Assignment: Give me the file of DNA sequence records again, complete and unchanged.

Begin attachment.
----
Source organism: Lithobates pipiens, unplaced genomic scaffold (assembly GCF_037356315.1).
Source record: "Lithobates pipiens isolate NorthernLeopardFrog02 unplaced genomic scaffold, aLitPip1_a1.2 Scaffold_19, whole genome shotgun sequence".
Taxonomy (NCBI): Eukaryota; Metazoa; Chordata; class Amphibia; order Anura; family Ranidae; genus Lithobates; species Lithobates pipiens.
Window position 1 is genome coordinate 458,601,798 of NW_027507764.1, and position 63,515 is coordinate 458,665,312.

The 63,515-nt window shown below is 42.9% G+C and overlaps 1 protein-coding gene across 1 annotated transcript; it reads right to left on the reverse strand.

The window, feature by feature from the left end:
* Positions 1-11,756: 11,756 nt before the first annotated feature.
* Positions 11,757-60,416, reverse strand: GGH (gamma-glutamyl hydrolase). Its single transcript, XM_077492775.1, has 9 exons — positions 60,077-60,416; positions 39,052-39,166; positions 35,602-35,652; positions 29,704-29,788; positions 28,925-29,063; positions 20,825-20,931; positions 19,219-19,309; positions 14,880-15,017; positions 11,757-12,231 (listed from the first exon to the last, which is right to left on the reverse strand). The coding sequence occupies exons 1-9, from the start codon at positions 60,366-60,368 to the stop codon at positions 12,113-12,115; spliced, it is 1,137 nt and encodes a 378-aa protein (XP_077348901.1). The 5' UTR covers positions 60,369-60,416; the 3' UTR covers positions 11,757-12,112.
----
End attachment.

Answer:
Source organism: Lithobates pipiens, unplaced genomic scaffold (assembly GCF_037356315.1).
Source record: "Lithobates pipiens isolate NorthernLeopardFrog02 unplaced genomic scaffold, aLitPip1_a1.2 Scaffold_19, whole genome shotgun sequence".
Taxonomy (NCBI): Eukaryota; Metazoa; Chordata; class Amphibia; order Anura; family Ranidae; genus Lithobates; species Lithobates pipiens.
Window position 1 is genome coordinate 458,601,798 of NW_027507764.1, and position 63,515 is coordinate 458,665,312.

The 63,515-nt window shown below is 42.9% G+C and overlaps 1 protein-coding gene across 1 annotated transcript; it reads right to left on the reverse strand.

The window, feature by feature from the left end:
* Positions 1-11,756: 11,756 nt before the first annotated feature.
* Positions 11,757-60,416, reverse strand: GGH (gamma-glutamyl hydrolase). Its single transcript, XM_077492775.1, has 9 exons — positions 60,077-60,416; positions 39,052-39,166; positions 35,602-35,652; positions 29,704-29,788; positions 28,925-29,063; positions 20,825-20,931; positions 19,219-19,309; positions 14,880-15,017; positions 11,757-12,231 (listed from the first exon to the last, which is right to left on the reverse strand). The coding sequence occupies exons 1-9, from the start codon at positions 60,366-60,368 to the stop codon at positions 12,113-12,115; spliced, it is 1,137 nt and encodes a 378-aa protein (XP_077348901.1). The 5' UTR covers positions 60,369-60,416; the 3' UTR covers positions 11,757-12,112.